Novak Djokovic was 0-3 in the French Open finals last year. It took him 12 year time to win his first Rolland Garros title. One wonders how it took so long for someone like Djoko to win this title. Is it to do with playing on the clay court? May be, Yes. While the French Open action has begun, let’s look at why clay court is more difficult to other countries apart from Spain to adjust.
Playing on the clay court has not been very easy for even the best in the game. Let us find some reasons why playing on the clay court is different, if not difficult than hard or grass court:
Difficult to move on Clay court: It is way too difficult to move smoothly on a clay court because of the fine covering on top of the surface. This is the reason sliding is preferred by the tennis players to move on the clay courts. And sliding is an art which requires great amount of practice. This is the reason why it takes 4 or 5 attempts for the best in the game to get going in French Open because this is the only championship which is played on the clay court.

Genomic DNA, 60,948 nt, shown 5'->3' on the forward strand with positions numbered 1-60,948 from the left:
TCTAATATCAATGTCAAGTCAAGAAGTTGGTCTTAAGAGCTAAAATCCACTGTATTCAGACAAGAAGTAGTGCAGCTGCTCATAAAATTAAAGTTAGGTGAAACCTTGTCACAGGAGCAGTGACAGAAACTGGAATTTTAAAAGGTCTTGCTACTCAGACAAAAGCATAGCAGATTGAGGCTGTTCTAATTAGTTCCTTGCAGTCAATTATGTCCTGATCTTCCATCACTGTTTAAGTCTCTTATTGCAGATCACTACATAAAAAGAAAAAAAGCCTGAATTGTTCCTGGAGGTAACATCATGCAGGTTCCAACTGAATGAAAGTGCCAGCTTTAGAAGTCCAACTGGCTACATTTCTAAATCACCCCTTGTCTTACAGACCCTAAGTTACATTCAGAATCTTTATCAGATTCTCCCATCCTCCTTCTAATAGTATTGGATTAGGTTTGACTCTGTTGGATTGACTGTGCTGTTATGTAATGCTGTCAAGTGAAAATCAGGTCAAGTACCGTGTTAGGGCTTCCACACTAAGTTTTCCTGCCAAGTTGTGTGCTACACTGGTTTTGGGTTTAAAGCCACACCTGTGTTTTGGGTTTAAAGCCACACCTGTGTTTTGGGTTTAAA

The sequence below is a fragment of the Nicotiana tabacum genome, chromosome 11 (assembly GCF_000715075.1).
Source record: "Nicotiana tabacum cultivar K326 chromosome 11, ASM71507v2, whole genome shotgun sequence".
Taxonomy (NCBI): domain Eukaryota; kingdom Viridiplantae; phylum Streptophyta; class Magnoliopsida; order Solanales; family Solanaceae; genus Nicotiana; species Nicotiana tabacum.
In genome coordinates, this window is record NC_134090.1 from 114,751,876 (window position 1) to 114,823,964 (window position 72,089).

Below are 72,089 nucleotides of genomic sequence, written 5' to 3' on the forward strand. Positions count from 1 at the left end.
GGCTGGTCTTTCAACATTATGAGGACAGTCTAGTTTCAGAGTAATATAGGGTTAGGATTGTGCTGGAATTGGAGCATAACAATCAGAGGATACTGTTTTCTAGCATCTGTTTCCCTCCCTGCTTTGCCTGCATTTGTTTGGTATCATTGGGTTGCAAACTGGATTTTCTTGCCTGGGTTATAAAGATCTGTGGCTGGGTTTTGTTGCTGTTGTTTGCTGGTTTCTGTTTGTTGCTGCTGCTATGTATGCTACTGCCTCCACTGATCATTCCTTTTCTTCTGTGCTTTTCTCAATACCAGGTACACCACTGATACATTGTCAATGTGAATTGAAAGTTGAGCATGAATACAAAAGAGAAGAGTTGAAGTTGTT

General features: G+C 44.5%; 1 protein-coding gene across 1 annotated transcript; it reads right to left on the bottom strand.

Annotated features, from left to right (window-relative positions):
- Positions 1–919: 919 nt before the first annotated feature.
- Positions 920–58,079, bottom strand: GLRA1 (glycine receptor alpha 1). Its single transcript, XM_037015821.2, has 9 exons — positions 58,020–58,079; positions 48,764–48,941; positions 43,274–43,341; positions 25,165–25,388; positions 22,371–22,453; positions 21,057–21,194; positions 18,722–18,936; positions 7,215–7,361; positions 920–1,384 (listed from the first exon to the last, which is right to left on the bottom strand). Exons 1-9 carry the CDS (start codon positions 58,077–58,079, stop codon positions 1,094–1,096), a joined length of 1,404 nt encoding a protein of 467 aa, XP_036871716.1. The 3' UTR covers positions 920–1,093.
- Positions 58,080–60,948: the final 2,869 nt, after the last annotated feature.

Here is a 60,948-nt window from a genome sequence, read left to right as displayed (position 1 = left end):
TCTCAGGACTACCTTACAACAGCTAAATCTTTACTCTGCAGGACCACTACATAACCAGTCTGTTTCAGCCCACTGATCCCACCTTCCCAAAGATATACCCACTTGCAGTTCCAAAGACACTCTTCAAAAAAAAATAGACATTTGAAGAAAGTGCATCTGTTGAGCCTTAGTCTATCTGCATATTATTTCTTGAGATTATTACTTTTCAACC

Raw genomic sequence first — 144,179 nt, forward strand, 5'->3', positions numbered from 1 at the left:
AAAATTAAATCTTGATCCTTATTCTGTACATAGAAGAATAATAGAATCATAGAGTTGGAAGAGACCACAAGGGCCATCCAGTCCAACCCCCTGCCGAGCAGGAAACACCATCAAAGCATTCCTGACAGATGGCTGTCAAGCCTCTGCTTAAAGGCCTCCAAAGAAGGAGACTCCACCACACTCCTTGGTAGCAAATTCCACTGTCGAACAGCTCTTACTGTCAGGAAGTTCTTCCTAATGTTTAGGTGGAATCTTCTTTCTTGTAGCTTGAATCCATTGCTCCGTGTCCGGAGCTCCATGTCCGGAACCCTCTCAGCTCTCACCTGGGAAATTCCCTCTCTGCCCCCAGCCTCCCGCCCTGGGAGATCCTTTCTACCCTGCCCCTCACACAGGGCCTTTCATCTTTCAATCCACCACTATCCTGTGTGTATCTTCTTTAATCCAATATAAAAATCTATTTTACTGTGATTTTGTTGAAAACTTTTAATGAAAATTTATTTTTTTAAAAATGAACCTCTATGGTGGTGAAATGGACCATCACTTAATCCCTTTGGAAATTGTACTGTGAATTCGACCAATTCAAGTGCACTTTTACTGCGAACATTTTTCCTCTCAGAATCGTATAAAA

Clay court surface changes constantly: The weird thing with the surface of the clay court is that it could play fast on a sunny day and turn slower during the overcast days. The bounce is another factor. Even if kept with proper maintenance, an odd bad bounce is inevitable on clay court
Spin effect: Skills change while playing on the clay court. The two courts, clay and hard, have different effects on spin of the ball when pitched. The spin bites more into the clay court because of the gritty surface. If topspin is put on the ball, the ball will bounce higher and sharper off the clay court than the same ball hit on a hard court.